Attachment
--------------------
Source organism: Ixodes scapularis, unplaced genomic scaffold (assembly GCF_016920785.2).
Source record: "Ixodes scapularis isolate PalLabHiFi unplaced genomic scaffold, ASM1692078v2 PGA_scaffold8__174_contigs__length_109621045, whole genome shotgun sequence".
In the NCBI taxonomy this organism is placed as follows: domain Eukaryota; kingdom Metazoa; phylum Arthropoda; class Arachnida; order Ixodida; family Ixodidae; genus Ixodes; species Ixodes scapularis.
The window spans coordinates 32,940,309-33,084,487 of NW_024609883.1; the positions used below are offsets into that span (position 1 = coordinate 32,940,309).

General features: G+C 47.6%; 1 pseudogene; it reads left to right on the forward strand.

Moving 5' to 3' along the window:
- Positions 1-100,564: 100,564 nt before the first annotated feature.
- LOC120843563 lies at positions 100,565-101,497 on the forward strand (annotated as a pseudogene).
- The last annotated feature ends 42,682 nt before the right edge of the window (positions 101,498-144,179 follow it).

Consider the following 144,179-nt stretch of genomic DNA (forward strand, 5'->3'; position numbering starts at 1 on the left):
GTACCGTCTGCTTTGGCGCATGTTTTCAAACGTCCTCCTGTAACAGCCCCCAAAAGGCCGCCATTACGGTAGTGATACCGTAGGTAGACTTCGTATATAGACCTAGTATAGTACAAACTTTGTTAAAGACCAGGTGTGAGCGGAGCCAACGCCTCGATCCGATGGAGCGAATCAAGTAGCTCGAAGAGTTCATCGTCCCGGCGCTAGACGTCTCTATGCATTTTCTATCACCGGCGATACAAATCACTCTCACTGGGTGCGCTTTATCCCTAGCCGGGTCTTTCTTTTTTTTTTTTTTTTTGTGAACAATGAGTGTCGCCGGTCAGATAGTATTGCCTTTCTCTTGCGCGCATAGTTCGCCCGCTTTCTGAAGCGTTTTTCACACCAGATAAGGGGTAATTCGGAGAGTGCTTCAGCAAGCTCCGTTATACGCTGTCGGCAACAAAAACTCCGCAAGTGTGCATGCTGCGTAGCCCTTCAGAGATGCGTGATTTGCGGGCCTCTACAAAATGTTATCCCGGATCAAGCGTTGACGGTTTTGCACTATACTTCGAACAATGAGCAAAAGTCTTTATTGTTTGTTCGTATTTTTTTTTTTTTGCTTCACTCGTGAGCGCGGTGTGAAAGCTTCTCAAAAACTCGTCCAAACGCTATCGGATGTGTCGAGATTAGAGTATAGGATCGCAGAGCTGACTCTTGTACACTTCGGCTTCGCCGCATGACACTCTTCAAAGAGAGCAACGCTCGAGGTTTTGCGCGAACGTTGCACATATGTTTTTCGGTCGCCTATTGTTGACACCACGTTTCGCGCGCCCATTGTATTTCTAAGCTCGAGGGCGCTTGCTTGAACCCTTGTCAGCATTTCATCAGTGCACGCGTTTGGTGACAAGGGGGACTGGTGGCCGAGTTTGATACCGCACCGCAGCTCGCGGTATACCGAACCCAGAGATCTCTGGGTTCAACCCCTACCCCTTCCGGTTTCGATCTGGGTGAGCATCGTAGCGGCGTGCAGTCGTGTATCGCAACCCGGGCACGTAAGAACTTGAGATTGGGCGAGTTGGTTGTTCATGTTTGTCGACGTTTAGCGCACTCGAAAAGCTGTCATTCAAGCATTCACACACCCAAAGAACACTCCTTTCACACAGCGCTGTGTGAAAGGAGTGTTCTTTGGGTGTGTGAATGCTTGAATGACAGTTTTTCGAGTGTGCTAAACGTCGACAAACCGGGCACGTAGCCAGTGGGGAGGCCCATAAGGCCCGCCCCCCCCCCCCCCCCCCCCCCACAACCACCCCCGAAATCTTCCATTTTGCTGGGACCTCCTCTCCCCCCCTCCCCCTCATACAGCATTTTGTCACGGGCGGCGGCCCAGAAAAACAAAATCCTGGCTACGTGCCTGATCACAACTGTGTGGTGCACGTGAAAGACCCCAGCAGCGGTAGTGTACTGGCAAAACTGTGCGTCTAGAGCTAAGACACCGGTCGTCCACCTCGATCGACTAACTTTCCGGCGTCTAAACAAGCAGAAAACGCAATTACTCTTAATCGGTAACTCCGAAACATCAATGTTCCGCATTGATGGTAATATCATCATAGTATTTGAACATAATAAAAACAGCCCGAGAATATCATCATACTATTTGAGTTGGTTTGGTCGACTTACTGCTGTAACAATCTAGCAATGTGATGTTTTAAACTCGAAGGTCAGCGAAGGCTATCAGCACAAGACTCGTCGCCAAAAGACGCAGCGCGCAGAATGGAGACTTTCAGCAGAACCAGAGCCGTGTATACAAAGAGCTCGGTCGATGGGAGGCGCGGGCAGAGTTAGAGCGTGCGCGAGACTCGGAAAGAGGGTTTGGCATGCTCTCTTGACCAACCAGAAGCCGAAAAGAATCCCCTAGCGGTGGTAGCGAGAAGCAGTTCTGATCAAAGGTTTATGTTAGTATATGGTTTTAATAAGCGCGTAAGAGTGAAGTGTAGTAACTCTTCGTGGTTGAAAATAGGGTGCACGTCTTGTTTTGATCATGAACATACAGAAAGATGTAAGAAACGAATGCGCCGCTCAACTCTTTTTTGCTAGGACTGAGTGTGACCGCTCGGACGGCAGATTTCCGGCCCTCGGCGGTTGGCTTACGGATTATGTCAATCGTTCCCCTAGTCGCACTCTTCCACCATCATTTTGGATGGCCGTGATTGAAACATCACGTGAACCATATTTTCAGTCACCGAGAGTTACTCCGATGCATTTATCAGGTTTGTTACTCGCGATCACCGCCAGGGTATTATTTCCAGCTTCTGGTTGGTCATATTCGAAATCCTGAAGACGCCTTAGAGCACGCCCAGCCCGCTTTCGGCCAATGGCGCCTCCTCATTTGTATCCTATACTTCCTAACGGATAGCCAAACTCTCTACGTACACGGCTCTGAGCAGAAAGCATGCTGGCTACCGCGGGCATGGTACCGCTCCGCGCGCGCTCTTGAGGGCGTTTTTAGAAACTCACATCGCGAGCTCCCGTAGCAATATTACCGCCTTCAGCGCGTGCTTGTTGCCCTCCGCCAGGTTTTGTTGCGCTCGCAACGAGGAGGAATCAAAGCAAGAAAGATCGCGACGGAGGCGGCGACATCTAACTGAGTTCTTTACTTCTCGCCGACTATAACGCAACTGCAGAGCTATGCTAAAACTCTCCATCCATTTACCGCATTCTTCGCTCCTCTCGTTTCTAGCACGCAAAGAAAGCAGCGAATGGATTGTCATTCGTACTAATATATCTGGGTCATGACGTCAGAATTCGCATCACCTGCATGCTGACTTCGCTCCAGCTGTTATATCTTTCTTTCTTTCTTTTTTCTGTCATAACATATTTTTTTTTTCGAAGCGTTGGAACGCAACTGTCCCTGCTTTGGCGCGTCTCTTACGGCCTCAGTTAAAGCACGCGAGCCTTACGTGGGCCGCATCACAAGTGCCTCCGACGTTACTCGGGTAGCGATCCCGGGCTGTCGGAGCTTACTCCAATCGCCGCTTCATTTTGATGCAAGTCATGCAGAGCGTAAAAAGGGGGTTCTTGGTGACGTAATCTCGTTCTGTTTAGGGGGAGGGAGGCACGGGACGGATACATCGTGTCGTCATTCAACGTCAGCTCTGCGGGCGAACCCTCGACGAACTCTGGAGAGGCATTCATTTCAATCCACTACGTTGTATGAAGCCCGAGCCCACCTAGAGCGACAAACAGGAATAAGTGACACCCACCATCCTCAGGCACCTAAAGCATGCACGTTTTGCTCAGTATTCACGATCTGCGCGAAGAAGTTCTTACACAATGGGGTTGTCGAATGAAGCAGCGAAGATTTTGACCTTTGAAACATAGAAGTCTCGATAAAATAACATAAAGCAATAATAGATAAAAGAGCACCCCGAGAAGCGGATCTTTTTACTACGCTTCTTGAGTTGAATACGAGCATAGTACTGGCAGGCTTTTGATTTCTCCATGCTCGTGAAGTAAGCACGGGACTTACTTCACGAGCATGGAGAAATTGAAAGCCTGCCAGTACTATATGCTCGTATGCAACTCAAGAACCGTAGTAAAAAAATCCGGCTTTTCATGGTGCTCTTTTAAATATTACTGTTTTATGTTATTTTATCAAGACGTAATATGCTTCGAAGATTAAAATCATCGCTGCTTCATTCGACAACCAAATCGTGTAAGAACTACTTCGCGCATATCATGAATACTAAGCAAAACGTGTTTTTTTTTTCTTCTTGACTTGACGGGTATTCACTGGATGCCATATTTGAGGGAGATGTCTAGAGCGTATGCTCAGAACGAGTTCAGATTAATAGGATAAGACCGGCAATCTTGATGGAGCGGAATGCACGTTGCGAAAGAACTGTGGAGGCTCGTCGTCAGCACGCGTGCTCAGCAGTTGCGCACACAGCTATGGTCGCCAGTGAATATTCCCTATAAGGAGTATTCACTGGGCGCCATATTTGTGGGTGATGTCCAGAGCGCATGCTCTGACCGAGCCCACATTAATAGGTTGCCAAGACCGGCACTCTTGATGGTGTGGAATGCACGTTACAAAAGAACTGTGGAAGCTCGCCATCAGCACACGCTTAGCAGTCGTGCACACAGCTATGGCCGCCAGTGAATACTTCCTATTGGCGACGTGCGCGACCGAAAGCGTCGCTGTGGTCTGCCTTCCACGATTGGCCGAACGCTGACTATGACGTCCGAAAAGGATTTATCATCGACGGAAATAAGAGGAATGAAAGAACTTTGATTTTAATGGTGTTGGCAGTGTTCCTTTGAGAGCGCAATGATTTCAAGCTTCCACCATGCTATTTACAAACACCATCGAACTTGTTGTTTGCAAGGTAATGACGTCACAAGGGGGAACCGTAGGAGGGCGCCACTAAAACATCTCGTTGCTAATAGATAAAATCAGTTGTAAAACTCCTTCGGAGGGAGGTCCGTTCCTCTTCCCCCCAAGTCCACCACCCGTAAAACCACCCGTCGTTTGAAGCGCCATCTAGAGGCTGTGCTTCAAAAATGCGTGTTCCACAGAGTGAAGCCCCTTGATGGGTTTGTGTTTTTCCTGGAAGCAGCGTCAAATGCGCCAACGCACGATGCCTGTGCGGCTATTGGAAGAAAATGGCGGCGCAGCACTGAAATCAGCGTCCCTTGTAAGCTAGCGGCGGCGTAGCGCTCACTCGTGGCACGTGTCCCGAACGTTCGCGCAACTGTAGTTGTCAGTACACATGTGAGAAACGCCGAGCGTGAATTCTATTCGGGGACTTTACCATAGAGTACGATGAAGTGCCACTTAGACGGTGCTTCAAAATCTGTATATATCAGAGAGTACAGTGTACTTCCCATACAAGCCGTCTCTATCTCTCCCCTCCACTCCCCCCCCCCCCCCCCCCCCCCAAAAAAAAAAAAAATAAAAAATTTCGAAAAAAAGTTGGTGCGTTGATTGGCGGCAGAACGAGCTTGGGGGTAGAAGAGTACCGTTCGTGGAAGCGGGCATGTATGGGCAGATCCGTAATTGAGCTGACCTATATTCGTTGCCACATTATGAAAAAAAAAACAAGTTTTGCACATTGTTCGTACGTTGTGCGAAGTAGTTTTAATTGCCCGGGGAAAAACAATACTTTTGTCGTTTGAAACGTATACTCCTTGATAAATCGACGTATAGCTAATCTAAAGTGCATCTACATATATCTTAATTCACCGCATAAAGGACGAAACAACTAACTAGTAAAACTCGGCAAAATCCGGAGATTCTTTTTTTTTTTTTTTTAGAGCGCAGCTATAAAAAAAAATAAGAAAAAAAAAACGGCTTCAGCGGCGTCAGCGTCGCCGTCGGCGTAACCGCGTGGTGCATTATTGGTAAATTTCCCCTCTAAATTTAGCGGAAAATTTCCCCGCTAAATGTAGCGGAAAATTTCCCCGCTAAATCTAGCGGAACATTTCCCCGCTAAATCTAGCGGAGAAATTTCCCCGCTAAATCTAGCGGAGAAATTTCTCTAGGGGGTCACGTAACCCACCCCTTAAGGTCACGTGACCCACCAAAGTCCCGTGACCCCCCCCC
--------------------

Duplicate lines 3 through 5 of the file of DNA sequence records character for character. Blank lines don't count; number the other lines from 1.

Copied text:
In the NCBI taxonomy this organism is placed as follows: domain Eukaryota; kingdom Metazoa; phylum Arthropoda; class Arachnida; order Ixodida; family Ixodidae; genus Ixodes; species Ixodes scapularis.
The window spans coordinates 32,940,309-33,084,487 of NW_024609883.1; the positions used below are offsets into that span (position 1 = coordinate 32,940,309).

General features: G+C 47.6%; 1 pseudogene; it reads left to right on the forward strand.